“Radisson Hotel Group’s approach to this growing market segment is to offer a ‘brand extension’ to our existing and well-known brands,” he explains. “For example, if the property consists of apartments only, we position it as Radisson Blu serviced apartments, so guests understand it’s to the quality and standard of an upper upscale Radisson Blu and an apartment with select hotel services,” says McLachlan. “These services and facilities are tailor-made to the location and market demand. The second, and more popular, option offers hotel rooms and apartments. In this situation we brand and position the property as Radisson Blu Hotel & Apartments,” he says. “We currently have a number of apartment hotels open and as well as under development in the following cities; Cape Town, Maputo, Nairobi, Douala Abidjan, Abuja and Lagos.”
The appeal of apart-hotels, or apartment hotels and long-stay hotels, as they are known, is that they’re typically designed to combine the privacy of a furnished, fitted apartment with the convenience of hotel services. Many apart-hotels feature in-house gyms, and restaurants and bars. Guest ‘rooms’ generally consist of four areas – bedroom(s), bathroom, kitchen and living room – and are often more spacious than traditional hotel rooms. This means guests can prepare their own meals or order in, as opposed to dining out, thereby saving money and being more time-efficient (working lunches, or dinners). They often do their own laundry, watch TV, or enjoy a drink on their balcony.
Apart-hotels can also prove a more affordable option for frequent long-staying business travellers. “We’re on average 25% more cost-effective than other hotels of comparable size and quality,” stated Marc Wachsberger, managing director of South Africa-based The Capital Hotels & Apartments, speaking to Bizcommunity.com in February this year.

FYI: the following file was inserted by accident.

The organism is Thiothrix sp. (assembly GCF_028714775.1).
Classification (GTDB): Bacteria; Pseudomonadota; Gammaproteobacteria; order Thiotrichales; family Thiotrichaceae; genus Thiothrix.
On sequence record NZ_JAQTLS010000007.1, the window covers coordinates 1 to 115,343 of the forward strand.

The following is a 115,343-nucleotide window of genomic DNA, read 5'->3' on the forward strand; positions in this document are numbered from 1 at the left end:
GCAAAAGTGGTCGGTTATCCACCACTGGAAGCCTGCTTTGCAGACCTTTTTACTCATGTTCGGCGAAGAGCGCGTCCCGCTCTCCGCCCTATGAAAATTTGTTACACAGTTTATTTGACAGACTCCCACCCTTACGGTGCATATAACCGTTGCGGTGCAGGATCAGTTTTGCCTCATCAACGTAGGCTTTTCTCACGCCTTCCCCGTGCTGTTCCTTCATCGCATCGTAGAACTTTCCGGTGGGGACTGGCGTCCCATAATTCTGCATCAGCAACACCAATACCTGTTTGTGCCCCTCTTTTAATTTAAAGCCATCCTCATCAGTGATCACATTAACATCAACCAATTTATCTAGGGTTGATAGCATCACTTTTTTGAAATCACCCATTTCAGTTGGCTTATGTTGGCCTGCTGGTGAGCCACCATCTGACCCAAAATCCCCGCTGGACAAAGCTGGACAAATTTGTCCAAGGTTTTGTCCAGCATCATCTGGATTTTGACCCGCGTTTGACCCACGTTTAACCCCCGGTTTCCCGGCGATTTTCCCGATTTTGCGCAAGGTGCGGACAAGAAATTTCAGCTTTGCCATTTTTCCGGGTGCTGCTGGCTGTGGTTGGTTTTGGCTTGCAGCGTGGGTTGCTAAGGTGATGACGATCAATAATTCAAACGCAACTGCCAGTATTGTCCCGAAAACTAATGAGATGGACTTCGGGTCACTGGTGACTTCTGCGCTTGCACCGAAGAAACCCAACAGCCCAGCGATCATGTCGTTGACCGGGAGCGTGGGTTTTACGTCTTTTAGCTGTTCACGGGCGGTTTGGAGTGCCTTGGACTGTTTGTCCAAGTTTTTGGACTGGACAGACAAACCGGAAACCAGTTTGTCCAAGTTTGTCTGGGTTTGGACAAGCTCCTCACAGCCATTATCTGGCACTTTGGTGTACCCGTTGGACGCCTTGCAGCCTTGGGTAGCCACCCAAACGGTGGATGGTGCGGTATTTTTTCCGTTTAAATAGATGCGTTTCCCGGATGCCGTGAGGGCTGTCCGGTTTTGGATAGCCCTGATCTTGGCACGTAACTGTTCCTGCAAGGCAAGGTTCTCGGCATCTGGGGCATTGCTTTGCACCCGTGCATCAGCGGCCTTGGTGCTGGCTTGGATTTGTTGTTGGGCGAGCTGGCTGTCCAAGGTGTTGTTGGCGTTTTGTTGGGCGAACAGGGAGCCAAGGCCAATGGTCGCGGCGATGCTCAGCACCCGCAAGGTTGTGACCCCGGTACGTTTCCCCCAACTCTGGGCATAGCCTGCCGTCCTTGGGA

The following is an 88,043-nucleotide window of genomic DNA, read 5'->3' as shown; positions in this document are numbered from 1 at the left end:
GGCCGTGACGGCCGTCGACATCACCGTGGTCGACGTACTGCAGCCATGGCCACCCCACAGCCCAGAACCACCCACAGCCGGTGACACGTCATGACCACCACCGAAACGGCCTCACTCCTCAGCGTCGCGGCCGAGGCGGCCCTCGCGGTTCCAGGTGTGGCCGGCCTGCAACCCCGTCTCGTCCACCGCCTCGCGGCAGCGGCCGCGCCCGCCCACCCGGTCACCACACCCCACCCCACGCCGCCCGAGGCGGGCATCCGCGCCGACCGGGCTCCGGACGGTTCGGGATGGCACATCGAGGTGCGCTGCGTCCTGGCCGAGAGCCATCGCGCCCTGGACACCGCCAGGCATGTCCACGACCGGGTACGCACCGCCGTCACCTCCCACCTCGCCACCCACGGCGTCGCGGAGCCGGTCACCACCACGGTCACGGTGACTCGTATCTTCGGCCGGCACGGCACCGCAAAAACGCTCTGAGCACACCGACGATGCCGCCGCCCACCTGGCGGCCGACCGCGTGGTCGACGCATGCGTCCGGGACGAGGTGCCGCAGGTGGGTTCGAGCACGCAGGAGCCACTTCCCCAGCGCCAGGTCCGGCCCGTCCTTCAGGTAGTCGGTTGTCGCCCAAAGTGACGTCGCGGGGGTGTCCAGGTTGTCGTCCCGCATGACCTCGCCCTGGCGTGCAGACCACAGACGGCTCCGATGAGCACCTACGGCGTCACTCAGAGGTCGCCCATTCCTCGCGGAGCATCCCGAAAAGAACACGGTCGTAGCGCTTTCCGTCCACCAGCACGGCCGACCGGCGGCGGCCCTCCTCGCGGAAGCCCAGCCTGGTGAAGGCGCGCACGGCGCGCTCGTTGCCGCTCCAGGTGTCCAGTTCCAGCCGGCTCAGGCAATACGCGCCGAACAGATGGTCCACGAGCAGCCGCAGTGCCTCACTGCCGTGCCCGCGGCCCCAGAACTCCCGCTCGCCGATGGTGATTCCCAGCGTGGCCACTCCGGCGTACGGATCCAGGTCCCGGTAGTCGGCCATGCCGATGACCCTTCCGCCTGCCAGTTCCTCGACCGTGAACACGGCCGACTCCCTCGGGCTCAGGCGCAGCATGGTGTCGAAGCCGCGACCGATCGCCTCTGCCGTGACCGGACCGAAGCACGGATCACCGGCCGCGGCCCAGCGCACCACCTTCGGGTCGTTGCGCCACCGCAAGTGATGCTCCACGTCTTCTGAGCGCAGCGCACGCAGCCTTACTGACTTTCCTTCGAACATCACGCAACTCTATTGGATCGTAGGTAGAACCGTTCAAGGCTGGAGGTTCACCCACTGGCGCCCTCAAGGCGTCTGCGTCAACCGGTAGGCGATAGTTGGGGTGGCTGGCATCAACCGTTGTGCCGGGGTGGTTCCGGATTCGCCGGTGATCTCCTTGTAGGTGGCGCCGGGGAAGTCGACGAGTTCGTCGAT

The Capital Hotels & Apartments has a substantial presence in Sandton, Johannesburg, with five serviced apartment offerings. The group also has properties in Durban and Cape Town. It has an interesting business model; “We design our buildings backwards – we start by researching what a corporate client is prepared to pay per night, then decide on what we invest in the hotel or apartment,” says Wachsberger.
“Apart-hotels tend to work well in more established markets where hospitality infrastructure is extensive and the full mix accommodation options are well represented,” says Troughton. “This category of hotel is relatively new and it’s important for brands to be established in the various markets across Africa before exploring this type of offering.
“The benefits are there though,” he states, “in the right location the apart-hotel or hotel residences offers developers flexibility to compete in more than one sector within a single development. As apart-hotels are considered more of a real estate product with similar attributes to apartments, whilst hotels are more specialised assets, this also gives investors a potential exit option to sell off the units or the entire development as apartments, if the development does not prove to be successful,” he states. “For companies too, it makes financial sense to send employees to a well-priced, fully serviced apart-hotel that is comfortable, convenient and caters is flexible to their needs.”